On Friday, as I lay on the u/s table, those three lines came up on the screen and absolutely took my breath away. I choked out the words “It’s a girl, isn’t it?” and tried to maintain my composure. I was inexplicably on the verge of tears. I couldn’t even look at my husband, knowing that I would completely lose it if I did. The rest of the u/s was a blur, but I managed to keep it together. We were sent back out to the waiting room, where I sat in shock looking at the u/s pictures until we were taken back to an exam room. We found ourselves alone in the room waiting for the nurse practitioner and I tried to put on a brave face. I looked over at my husband and asked him if he was disappointed. He said he wasn’t and that he was just excited to know so we could start planning. I told him that I was disappointed and I couldn’t hold back the tears anymore. They came in an uncontrollable flood.

It seemed so irrational to me, to be crying over the gender of my baby. All we ever wanted was a family. There were no gender conditions on our dreams of having children. So why was I so upset? Without realizing it, my vision of our family with a little boy had slowly become a dream, and while our dream of having a baby appears to be coming true, an unconscious, yet no less significant, dream appears to be dying. In all likelihood, this baby will be our last. I cannot put myself though all that we went through emotionally to get to this point again, it’s highly unlikely that we will be able to afford adoption in the near future, and the chances of us conceiving naturally are close to zero. We will probably never have the little boy of my dreams. And not having a boy is by no means a bad thing, it just takes time to adjust. I have no reservations whatsoever about having a girl, it’s just not what I expected.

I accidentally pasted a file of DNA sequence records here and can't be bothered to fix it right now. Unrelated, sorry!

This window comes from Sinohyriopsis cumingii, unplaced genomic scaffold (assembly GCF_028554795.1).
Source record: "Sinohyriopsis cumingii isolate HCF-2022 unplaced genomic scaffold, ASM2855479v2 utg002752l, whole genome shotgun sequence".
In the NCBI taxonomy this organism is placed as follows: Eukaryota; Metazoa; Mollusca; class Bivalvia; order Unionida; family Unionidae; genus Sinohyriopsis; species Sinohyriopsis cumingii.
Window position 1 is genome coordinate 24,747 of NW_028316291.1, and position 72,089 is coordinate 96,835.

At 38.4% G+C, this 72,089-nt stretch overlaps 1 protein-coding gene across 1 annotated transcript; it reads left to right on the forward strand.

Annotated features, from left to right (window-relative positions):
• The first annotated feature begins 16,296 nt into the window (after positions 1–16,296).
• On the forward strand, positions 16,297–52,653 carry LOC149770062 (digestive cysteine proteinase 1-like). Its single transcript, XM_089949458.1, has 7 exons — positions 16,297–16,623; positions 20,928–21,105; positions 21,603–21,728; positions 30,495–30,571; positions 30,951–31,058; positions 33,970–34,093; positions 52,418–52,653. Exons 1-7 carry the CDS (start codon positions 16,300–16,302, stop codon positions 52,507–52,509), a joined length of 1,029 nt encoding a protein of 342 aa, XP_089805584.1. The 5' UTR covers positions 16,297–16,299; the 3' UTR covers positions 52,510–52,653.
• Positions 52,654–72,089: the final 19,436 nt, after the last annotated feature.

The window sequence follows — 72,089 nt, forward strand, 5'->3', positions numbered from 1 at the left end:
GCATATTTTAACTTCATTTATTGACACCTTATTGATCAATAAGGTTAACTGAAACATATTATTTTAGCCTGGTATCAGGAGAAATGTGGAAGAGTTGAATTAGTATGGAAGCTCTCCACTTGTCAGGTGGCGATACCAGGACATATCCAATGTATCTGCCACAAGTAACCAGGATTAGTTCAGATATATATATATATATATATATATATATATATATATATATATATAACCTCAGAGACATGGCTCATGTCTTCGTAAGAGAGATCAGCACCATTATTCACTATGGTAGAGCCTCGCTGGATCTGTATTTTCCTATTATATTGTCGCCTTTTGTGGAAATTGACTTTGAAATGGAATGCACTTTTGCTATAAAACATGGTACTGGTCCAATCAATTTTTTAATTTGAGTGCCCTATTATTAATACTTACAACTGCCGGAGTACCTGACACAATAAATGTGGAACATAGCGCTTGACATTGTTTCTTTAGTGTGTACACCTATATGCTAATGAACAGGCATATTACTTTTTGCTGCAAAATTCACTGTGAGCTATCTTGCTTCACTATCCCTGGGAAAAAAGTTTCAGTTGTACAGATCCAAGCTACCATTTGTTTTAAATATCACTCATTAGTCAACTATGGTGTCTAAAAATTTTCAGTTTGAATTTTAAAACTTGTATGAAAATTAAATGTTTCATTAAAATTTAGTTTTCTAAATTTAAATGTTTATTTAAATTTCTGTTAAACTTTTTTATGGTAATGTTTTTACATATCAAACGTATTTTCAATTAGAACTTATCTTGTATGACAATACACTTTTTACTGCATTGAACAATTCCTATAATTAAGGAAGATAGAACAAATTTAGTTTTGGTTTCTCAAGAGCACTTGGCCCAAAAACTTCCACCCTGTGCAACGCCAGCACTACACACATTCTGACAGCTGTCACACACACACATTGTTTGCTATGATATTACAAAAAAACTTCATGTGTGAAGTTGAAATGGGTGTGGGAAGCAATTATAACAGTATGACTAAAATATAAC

After our appointment, we got in the car for a four hour drive and spent a good chunk of the time discussing room ideas and little girl names. When we arrived in our destination city, we went to a consignment sale and picked out our very first gender specific purchases for our little girl. We called the grandparents-to-be and told them they were going to have a granddaughter. Little by little, it’s becoming a reality to me. Last night I grabbed all of the little baby clothes that we’ve purchased along the way and threw them in the wash. The vast majority are gender neutral, but as I was pulling them out of the washer and putting them in the dryer, I’d come across a pink sleeper, or a little pink sock and think “these are for our baby girl.” This time the thought took my breath away in an entirely different, and good, manner.

We’re having a girl!

Even though we both figured it would be a girl, I was still in shock when we saw the pictures on the u/s. I think it surprised me because I’ve always believed we’d have a little boy. I’m still getting used to the idea, but am getting more excited about it every minute. Now, let the shopping begin!